Newark leaders never
get enough tax money
In Newark’s City Council minutes of May 28, 2020, the city manager said reserves are adequate to balance the 2020-2022 biennial budget, which can be re-examined in the fall to consider corrections.
Now Newark wants a nine-year utilities tax extension before the budget is reconsidered in the fall (“City Council asking voters to extend utilities tax for nine years,” July 25). The city has leaned on this temporary tax since 2010.
Surveys were recently sent to residents asking voters to prioritize needs such as 911, street maintenance and other services. No mention was made about pension fund obligations. The obvious message is vote for the tax extension or services will be cut.
Newark has been financially challenged for years. Instead of doing more with less in good years, the city sold taxpayers in 2016 on a 25-year sales tax increase to pay for a new civic center. Apparently, Newark’s taxpayers can never give this City Council enough money to balance the budget.
Alameda County leaders
must not fold on drilling
E and B Natural Resources sued Alameda County Board of Supervisors after their gas and oil permits were denied in 2018 due to significant public health and safety concerns, risks for water contamination, increased earthquake risks and potential hazards to surrounding wineries. Alameda County has prevailed at every stage of litigation. A federal judge recently ruled that E and B has no fundamental vested right to continue oil drilling in Alameda County. Nevertheless, the county is currently in settlement talks with E and B.
The supervisors should reject any settlement that would allow E and B oil and gas operations to resume. Any oil operations, even limited, would put all the previous risks back into play. The county has a full house, now is not the time to fold.
The supervisors stepped up to protect the public by denying the oil drilling permits. Now they should stay the course and continue litigation.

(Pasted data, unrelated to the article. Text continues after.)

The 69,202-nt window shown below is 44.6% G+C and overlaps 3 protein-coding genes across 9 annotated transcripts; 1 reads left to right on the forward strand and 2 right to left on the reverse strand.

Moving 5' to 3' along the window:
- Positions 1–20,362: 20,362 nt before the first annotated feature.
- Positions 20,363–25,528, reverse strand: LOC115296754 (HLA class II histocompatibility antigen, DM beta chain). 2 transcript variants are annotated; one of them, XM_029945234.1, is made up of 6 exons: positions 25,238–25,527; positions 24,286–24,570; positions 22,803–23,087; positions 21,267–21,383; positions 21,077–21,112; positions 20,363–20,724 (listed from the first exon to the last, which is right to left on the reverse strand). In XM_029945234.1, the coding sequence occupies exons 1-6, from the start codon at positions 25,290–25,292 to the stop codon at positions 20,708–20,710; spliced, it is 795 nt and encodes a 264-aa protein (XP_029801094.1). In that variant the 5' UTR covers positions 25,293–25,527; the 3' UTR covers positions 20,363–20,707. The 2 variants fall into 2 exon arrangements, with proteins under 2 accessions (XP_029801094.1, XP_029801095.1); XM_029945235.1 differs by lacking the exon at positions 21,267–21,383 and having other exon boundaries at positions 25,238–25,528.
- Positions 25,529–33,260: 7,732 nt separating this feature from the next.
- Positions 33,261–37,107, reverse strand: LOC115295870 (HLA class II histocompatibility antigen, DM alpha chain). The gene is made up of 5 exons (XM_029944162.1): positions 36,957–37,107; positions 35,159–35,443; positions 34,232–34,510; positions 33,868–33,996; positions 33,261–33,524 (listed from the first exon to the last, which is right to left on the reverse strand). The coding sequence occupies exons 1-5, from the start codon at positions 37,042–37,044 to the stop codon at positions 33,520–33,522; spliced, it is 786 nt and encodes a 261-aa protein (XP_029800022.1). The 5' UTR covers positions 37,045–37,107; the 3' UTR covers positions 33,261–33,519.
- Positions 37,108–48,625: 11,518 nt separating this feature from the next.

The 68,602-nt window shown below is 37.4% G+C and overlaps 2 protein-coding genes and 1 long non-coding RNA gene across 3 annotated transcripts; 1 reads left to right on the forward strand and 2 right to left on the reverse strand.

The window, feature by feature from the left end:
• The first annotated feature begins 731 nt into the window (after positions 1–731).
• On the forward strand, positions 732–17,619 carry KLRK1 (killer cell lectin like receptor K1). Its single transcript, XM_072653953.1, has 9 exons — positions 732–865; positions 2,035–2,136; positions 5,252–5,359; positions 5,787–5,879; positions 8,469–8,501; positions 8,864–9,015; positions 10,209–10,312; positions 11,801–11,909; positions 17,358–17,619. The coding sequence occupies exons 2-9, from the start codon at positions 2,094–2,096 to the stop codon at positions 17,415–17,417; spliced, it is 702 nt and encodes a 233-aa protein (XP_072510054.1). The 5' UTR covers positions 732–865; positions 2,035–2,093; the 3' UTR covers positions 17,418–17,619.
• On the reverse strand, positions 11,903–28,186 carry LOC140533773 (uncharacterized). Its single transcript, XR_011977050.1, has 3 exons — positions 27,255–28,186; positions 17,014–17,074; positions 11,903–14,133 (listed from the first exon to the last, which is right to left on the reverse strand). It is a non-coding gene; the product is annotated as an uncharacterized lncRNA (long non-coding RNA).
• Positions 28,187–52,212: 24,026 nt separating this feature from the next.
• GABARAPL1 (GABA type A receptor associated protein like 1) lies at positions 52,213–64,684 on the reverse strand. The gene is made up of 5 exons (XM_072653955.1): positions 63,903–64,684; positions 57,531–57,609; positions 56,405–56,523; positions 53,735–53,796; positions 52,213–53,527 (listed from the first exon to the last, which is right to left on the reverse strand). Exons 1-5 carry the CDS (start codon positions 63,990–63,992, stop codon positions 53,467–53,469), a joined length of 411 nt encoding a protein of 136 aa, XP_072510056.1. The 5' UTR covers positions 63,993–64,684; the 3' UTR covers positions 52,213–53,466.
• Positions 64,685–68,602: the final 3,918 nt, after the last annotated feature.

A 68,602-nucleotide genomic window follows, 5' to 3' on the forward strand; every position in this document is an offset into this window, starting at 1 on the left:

Pitcher misses chance
to listen and learn
Sam Coonrod is a great example of unconscious white privilege (“Coonrod chooses faith: ‘If I did kneel I’d be a hypocrite,’” July 25).
He rejects Black Lives Matter because he doesn’t like “a couple of things” he’d read about it, yet evidently never bothered to consult his many teammates on their experience, or what the movement means to them. He “only kneels before God,” as if God can’t be there on the ball field with him, guiding him. He “meant no ill will” by refusing to take part in the Giant’s show of BLM solidarity. Yet, as a public figure, ill will is exactly what he exhibited through his willful ignorance and apathy.
I count Coonrod as young and naive. If he really “meant no ill will,” perhaps he, along with the rest of us privileged white Americans, will just shut up and listen for a change, and make it our business to understand and improve, instead of judge or ignore.
This is directed to the “anti-maskers,” those individuals who feel that being asked to wear a mask in public is violating their freedom of choice. Your “rights” do not include the right to infect me or restrict my right to go about my daily business without having to breathe in the contamination coming out of your mouth and nose. Your “rights” do not include the right to recklessly associate with infected people in bars and on beaches and then pass the infection on to dozens or hundreds of other people.
You can’t enter a restaurant without shoes or a shirt. I don’t hear you complaining about that. This is no different. When you whine about your “rights,” you seem to forget that you also have “responsibilities” to society. I know you think the world is all about you, but guess what, it’s not.
There’s a better path
than defunding police
It’s time to squelch this pernicious “defund” meme.
The needed job is to build an integrated system for the delivery of public services and public safety. Determine the whole range of need, with public approval of that definition of the problem. Allocate delivery of needed services to the agencies, municipal and otherwise, with competence to do the job, while relieving the police of functions that are not in their wheelhouse. Provide adequate funding for the total system, and make sure the delivery agencies work together in a smooth fashion.
seems to rely on chaos
The election is less than 100 days away and there is plenty of misery In Donald Trump’s America. The virus is rampant, the economy is in tatters, millions are unemployed, schools are closed. No campaign fodder there, so Mr. Trump is now the “law and order” candidate.
All over America, there are massive protests and unruly demonstrations associated with the BLM movement. Overwrought, his solution is to deploy unidentified (and unwelcome) paramilitary troops to cities to confront and brutally deal with the protests, ostensibly to maintain order and “take back the streets”.
I think that the president knows that this will result in chaos wherever the troops are deployed. This should provide lots of ugly news footage for the “law and order” campaign to showcase.